Reconceptualizing Karl

Remorse fills me as I experience the power of Karl’s forgiveness. Here is a beautiful person, and I did not fully “see” him” when he was alive. I feel ashamed of my ignorant and thoughtless behavior. Those insights lead to another long conversation between us about forgiveness. I beg Karl’s forgiveness for my incompetence and insensitivity following his suicide attempt. I apologize for my criticisms of him for being lazy and disorganized, my harsh and dictatorial attitudes in my business, and for blaming him for things that weren’t his fault.

Karl Is my opportunity for soul growth

After months of intense conversations about forgiveness, I find myself begging Karl to connect even more deeply, as I begin to recognize that communication with Karl is my opportunity for soul growth. I am hungry for that. I bless and honor him, announcing that there is nothing more sacred than a relationship — with anyone and anything — including with God. I commit myself to cherish all my relationships and heal the broken ones.


As my broken heart begins to soften and relax, I also learn that it is never too late to forgive. Following his death, as we journey together to face and pass through the Forgiveness Gateway, Karl and I can forgive each other on a much deeper level than was possible for us when he was alive. I thought we were done with forgiveness, but I am wrong.

I learn that forgiveness is always possible.

The strength of forgiveness

During my struggles with forgiveness, a meditation from Jack Kornfield inspires me:

       I feel my sorrow and regret — because my fear and confusion caused pain to my Beloved.

       I visualize each memory that still burdens my heart.

       I ask for your forgiveness, I ask for your forgiveness.

About the time I am reading Kornfield’s book, Karl explains a fundamental truth, reiterated by Kornfield: “there is a strength to forgiveness. When we forgive, we can also say, ‘Never again will I allow these things to happen.’ We may resolve to never again permit such harm to come to ourselves or to another” (Kornfield, J., The Art of Forgiveness, Lovingkindness and Peace, 2002: 40, 29).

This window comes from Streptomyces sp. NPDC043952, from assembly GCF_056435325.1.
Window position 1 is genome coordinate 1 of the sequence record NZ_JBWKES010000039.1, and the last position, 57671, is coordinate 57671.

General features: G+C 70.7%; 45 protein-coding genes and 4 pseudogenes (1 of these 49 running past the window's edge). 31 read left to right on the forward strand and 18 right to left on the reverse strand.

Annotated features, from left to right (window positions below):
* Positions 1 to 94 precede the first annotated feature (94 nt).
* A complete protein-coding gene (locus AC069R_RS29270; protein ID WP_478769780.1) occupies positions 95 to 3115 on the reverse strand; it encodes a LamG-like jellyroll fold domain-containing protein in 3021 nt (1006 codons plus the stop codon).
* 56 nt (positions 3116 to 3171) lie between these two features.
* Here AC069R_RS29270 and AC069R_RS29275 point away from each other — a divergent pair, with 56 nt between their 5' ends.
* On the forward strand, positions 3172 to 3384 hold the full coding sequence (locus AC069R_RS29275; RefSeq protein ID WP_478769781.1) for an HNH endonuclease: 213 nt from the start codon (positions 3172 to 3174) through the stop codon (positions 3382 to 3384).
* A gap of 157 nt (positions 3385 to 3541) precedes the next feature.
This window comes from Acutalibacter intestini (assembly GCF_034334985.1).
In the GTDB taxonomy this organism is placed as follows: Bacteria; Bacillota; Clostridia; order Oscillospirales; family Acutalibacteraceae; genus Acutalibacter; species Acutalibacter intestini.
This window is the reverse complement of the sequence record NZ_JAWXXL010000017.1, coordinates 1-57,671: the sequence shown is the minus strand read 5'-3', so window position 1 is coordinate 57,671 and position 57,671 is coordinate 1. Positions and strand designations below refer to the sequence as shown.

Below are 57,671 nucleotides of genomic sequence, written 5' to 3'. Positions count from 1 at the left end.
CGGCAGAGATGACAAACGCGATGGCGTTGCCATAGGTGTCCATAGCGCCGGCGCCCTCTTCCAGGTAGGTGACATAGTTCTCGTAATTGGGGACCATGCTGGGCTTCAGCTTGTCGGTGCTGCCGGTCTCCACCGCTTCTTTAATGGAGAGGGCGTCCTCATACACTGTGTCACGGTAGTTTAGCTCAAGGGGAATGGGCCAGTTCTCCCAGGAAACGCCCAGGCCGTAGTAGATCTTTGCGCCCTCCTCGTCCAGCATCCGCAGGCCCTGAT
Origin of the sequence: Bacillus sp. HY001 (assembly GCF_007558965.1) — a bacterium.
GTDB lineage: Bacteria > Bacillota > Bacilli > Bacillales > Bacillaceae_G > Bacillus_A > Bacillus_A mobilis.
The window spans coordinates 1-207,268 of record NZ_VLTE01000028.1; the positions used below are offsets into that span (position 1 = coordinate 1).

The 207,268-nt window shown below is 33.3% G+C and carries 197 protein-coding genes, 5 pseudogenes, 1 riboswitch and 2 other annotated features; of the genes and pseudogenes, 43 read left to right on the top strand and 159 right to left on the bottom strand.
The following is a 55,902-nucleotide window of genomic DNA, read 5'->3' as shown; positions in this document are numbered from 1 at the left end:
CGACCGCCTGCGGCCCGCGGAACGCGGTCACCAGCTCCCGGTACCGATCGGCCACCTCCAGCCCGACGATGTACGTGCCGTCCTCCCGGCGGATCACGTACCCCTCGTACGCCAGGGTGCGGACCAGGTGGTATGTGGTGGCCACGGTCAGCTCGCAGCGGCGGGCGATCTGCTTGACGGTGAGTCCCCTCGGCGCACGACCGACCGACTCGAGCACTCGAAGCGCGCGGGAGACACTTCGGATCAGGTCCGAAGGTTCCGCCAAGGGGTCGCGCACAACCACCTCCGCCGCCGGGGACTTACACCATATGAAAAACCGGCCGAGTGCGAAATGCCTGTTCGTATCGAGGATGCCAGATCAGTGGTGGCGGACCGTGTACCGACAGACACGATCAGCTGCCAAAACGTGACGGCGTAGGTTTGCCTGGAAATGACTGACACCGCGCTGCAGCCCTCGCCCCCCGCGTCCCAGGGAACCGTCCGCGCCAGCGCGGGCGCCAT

In our early conversations, I thank Karl for how much he loves and cares for me. I forgive him for things that upset me, and I apologize for what I did to upset him. I promise to honor the confidence he has placed in me by living a good life in the future. I even celebrate the future I imagine with Karl — as I move into my older years, with him guiding me.

Writing in my journal nurtures an awakening of who Karl really is: a soft, sensitive, spiritual soul — vastly different from my critical assessment of what he wasn’t.

Eyes and heart wide open

Following my initial apologies, Karl makes it clear that it is time to move on to other topics. We have both hurt each other; we have apologized, and we are sincerely making amends. Now he challenges me to be fearless. These revelations shock me into a new consciousness. I thought our past year was all about loss, grief, trauma, and adjusting to a new life. Now the experience of being “confronted by love” is replacing my initial grieving experience of being “washed by love”. Karl reminds me that there is nothing more sacred than a relationship. My job is to cherish the relationships I have and seek to heal my broken ones.

There is a basic innocence about you.

Karl reminds me:

Because there is a basic innocence about you, you can miss valuable cues in the world around you. What I am suggesting is that the only way to be in life is ‘Eyes and Heart Wide Open’. You have eyes, and you will have to use them. So do not look away.